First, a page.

Map of Tanzania

In 1963, a 13-year-old Tanzanian student named Erasto Mpemba and his secondary school classmates were tasked with making ice cream. There was limited room in the freezers, and he found himself falling behind other students. His classmates were boiling milk for the treat, then letting the mixture cool before placing it in the freezer. To stay on track, Mpemba put his hot concoction straight into the freezer. Checking on the dessert some time later, he found it perfectly frozen, while his classmates’ remained liquid.

The idea of water freezing faster when it starts at a higher temperature was christened the Mpemba effect after he published the finding in 1969 with physicist Denis Osborne. …

Ice cream
Ice cream

… a decade ago, computational chemists simulated water molecules and observed the Mpemba effect despite the absence of the supposedly necessary mechanisms. Recently, researchers have also observed the effect in other liquids and magnetic alloys, which indicates that causes specific to water, like hydrogen bonds, cannot fully explain the effect. Further complicating the investigation of the Mpemba effect is that many water-based experiments involve a phase transition between liquid and ice, which is dependent on conditions like the container and environment; that makes measurements hard to obtain and extremely difficult to reproduce.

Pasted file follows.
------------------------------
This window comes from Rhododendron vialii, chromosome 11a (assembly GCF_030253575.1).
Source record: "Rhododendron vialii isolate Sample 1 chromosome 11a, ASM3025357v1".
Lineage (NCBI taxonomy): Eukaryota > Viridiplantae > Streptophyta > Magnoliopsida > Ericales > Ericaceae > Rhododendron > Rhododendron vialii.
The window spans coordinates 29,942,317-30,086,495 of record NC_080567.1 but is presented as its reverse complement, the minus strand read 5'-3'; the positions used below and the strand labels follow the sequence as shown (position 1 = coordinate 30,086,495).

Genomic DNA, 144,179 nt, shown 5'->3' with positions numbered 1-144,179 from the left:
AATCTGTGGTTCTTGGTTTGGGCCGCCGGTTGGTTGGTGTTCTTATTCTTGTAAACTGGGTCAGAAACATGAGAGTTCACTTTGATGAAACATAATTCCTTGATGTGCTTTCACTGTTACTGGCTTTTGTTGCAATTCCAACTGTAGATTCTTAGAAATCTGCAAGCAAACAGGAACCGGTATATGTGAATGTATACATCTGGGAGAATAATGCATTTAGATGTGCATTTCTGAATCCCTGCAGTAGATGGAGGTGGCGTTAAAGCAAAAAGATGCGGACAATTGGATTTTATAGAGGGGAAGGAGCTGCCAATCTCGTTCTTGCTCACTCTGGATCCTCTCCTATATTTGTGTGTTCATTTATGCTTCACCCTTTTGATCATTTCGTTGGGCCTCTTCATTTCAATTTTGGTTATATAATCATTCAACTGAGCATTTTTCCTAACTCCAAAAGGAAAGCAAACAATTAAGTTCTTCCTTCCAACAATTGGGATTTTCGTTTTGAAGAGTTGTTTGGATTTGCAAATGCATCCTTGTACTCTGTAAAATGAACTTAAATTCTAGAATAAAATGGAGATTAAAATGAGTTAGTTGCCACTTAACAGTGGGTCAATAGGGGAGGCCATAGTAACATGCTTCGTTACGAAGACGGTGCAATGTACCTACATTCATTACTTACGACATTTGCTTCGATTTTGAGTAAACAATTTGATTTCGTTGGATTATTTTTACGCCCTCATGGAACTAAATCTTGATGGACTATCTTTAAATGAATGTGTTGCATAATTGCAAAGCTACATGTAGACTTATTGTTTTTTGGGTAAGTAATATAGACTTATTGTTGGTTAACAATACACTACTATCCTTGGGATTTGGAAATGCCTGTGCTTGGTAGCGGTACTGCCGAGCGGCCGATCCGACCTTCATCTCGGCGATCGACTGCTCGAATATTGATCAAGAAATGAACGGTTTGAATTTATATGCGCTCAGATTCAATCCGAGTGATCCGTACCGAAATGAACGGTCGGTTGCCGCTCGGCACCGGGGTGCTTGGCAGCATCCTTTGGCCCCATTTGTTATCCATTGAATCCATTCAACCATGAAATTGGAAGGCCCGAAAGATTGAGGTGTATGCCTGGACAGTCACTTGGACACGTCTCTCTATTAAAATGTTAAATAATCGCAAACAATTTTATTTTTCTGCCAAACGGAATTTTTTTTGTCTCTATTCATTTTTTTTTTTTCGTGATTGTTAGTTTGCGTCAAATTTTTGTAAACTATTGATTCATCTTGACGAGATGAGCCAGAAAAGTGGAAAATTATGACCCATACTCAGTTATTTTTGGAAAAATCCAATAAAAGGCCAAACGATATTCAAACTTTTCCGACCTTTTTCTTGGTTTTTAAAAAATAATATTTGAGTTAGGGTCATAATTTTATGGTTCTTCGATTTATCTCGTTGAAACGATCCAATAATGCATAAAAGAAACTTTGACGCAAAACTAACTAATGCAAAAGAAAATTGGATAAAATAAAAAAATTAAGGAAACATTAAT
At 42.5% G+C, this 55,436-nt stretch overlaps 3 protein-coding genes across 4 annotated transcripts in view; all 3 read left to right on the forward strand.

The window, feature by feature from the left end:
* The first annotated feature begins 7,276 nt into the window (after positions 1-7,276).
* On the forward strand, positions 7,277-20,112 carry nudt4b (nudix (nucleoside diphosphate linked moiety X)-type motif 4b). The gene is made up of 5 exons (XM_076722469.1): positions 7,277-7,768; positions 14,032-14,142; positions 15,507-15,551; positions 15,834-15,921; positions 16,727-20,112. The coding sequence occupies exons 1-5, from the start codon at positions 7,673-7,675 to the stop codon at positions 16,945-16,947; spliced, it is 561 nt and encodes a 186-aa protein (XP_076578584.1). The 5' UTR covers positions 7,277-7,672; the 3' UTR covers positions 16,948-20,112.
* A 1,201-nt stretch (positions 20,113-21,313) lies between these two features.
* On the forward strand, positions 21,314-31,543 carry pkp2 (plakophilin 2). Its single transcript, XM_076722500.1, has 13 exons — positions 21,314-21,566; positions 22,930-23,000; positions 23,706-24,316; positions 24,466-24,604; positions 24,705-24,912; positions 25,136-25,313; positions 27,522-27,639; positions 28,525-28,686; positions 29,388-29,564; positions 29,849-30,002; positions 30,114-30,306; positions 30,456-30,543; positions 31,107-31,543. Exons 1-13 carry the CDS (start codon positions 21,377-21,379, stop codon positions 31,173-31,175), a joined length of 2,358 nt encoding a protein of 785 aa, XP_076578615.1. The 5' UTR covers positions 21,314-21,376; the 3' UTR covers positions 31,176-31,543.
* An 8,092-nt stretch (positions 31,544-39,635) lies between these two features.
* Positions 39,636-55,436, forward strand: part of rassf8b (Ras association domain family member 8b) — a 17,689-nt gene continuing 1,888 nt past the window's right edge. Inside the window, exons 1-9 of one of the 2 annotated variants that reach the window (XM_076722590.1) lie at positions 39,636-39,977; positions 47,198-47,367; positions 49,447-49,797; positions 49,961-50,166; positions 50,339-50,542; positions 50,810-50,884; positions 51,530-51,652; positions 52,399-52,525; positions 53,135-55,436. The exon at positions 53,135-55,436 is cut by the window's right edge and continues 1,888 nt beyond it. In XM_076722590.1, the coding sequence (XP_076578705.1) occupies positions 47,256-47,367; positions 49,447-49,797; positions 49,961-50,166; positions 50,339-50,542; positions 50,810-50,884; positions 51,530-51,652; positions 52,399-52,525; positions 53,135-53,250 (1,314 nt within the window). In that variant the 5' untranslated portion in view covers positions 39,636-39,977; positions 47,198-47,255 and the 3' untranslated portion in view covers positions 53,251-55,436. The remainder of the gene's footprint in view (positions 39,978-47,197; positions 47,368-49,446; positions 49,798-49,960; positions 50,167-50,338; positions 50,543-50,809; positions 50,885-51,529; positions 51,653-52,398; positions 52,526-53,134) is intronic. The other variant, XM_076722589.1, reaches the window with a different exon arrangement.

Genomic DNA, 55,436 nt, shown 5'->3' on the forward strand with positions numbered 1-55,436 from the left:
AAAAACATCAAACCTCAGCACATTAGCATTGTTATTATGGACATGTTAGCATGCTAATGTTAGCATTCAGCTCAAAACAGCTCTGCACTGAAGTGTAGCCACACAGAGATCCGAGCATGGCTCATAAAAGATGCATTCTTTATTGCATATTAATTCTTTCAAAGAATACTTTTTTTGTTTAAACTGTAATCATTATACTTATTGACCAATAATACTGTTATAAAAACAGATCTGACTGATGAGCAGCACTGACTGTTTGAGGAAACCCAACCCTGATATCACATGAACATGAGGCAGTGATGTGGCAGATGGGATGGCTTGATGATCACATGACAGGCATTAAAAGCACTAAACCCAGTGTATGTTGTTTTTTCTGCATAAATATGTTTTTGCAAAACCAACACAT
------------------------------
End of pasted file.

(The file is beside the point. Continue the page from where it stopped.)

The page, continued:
… Bechhoefer and his team used a simple and unambiguous definition to measure the inverse Mpemba effect: the time it takes a system that starts at one equilibrium temperature to reach another, higher temperature. By using a single colloidal particle, they avoided the unnecessary complications of phase transitions in water and other systems.

In their experiment, optical tweezers create a force and thus a potential in which the particle moves. The potential is a tilted double well, … . The particle can settle into two different local minima, the left or the right valley. The potential qualitatively mimics the states of supercooled water: One local minimum has a slightly higher free energy, representing liquid (left), and the other, representing solid ice (right), has a lower free energy because that state is favored.